MIAMI — On May 28, 2015, exactly one month after the iconic Eastern Air Lines relaunched, Airways was invited to spend a day flying the newly reborn carrier on its route from Miami (MIA) to Havana, Cuba (HAV).
Eastern presently flies up to two round trips to Havana each day on behalf of Miami-based Havana Air, a successful charter carrier in the US-Cuba market for 25 years. Miami Flights for the time being are operated using a single Boeing 737-800 (Spirit of Captain Eddie Rickenbacker • N276EA • MSN 35070 • LN 2115)
The carrier also serves Santa Clara and Camaguey on behalf of Havana Air from Miami. While Eastern provides all lift currently for Havana Air out of Miami, Air Key West operates the new Key West-Havana flights using Britten Norman BN-2T Turbine Islander.
Typically, for those flying to Cuba, check-in is required of up to four hours in advance. As we were traveling without luggage, we were asked to show up two hours before departure. What looked to be chaotic on first blush, it was actually very efficient as Havana Air completed the check in for 20 minutes.
Flight times to Cuba differ day to day. On our given Sunday, Flight 3146 was scheduled to leave Miami at 9:00. Boarding began promptly at 8:25 am from Gate G14.
With a load factor of nearly 100%, boarding was completed in less then 20 minutes. The G concourse at Miami is where most Cuban bound charter flights with the exception of American Airlines depart from.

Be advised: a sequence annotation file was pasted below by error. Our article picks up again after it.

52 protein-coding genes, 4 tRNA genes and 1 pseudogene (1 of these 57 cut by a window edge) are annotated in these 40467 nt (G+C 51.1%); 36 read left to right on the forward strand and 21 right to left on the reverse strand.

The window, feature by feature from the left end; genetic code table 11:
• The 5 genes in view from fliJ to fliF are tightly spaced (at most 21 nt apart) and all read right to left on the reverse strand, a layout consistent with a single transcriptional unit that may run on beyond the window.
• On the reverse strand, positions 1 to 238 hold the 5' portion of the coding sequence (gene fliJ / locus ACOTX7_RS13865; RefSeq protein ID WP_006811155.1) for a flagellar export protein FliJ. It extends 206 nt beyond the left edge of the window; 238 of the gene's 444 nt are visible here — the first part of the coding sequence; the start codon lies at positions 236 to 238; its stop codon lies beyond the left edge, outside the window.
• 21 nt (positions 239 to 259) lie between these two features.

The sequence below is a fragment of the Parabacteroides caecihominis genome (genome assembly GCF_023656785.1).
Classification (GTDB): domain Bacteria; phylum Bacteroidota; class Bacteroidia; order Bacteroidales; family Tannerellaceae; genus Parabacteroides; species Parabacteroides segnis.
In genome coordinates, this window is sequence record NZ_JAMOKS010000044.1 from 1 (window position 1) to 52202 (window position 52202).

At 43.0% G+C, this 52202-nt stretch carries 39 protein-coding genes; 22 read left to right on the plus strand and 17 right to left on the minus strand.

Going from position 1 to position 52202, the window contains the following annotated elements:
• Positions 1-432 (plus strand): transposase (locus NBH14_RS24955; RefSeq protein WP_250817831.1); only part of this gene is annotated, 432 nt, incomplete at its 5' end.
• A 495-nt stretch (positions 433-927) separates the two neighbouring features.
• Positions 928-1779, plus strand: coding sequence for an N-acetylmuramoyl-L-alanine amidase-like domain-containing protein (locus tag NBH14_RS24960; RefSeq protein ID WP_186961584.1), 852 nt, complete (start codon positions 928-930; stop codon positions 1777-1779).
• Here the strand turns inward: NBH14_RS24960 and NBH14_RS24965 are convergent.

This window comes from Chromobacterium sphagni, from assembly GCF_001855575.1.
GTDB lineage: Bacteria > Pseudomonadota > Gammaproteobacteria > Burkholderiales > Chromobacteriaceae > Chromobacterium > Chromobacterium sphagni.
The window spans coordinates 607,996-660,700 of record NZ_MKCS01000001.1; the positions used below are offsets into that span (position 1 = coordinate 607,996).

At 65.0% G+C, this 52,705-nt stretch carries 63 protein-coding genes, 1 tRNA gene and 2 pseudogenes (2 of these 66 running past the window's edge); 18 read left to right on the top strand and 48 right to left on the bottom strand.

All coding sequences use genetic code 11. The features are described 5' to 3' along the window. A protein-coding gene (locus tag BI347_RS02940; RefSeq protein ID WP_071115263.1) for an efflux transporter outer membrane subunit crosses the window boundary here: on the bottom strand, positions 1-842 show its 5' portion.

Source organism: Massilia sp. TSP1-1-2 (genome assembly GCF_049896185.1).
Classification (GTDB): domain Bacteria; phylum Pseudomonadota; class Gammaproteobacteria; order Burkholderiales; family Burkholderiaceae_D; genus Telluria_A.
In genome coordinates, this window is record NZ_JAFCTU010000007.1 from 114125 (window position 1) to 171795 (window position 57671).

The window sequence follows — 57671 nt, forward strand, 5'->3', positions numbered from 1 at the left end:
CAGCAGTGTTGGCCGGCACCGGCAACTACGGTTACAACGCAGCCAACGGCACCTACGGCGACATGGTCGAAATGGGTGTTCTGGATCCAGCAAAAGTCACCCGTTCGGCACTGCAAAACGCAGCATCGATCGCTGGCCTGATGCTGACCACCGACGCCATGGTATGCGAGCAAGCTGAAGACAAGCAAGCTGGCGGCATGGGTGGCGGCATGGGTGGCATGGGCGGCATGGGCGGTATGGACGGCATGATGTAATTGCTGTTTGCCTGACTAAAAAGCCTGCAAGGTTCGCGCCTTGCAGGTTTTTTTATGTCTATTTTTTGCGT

In command of the flight were Captain Ron Garcia and Captain Hector Crocker. All new hire pilots through the fifth training class are all Captains. Both pilots previously flew for Miami Air and feel that Eastern already seems like a scheduled operation, with so many frequencies to Cuba per week already operating for Havana Air.
Our purser was Shelly Garrish. She was part of the first class of hires or the “cadre class,” and as so is considered the flight purser. Having worked before for Virgin America, she said to be “excited to start up a new airline. People are nostalgic about Eastern and we are stopped in the terminal all the time for photos of our new uniforms and for questions. We are a little family and it’s been a fun ride.” She is a fan of Eastern’s new uniforms, which were designed by local Miami designer Lisu Vega.
As we boarded, we were impressed with the “like new” clean condition of the aircraft. Economy seating is the slim-line type, not universally loved, but perfectly adequate for such a short flight, while first class seats are all-leather with a generous seat pitch. There is no similarity to the classic old Eastern-stripped patterns or internal branding, save for the safety cards and the lapel pins of flight attendants! As most luggage was checked, there was no competition for the overhead bins.
Door was closed at 08:51 local, and pushback took place 3 minutes later, running ahead of time. For a given moment the “Welcome aboard Eastern Air Lines” friendly crew message evoked distant memories, but… We are in 2015!